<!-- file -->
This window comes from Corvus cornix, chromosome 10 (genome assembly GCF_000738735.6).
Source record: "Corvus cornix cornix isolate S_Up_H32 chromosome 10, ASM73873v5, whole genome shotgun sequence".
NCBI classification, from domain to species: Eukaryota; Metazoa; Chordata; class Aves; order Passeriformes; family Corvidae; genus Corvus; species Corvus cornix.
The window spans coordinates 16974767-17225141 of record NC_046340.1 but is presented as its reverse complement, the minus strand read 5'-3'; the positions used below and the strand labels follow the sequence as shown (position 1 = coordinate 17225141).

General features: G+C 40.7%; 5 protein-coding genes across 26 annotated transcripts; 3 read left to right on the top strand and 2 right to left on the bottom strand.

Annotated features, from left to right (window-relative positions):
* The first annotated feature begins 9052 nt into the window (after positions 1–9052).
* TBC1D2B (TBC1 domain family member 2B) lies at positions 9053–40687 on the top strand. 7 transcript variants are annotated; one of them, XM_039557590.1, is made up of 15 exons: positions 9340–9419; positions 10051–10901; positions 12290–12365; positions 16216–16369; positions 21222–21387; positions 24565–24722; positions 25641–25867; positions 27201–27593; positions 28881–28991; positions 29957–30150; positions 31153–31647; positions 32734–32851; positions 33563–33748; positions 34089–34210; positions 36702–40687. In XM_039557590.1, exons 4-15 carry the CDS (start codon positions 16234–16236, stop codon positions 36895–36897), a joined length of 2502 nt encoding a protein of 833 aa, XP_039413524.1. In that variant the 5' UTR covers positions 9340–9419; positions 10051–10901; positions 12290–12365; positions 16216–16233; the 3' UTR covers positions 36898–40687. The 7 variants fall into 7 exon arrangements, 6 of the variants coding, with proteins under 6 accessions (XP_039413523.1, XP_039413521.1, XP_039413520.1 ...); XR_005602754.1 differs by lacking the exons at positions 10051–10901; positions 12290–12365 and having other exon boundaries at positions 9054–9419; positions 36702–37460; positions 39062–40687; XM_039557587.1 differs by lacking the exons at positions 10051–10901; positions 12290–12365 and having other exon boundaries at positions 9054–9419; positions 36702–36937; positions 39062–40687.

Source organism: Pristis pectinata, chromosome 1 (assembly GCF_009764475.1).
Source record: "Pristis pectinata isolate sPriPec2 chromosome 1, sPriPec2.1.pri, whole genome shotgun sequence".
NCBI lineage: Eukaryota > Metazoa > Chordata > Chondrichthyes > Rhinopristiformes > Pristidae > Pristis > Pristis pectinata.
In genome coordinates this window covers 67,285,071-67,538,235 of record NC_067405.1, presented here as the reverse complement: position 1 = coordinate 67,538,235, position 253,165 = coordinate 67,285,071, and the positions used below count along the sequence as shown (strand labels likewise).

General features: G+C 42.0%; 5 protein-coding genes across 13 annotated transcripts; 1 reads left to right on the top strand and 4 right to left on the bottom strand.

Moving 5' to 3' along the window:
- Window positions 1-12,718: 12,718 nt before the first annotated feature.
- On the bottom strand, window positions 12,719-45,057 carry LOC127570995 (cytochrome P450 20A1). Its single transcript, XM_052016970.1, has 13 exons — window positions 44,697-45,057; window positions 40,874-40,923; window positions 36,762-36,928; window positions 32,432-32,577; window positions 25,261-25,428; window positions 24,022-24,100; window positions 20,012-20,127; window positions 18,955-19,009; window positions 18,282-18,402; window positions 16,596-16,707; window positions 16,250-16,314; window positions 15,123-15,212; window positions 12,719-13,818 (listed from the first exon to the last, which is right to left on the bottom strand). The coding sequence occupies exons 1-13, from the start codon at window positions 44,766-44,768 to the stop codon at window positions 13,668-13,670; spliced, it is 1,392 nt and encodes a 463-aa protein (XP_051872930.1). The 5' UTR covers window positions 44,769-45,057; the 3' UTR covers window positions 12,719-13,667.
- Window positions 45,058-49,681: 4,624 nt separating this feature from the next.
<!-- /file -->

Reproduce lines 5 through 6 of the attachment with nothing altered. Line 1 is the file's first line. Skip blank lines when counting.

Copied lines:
General features: G+C 40.7%; 5 protein-coding genes across 26 annotated transcripts; 3 read left to right on the top strand and 2 right to left on the bottom strand.

Annotated features, from left to right (window-relative positions):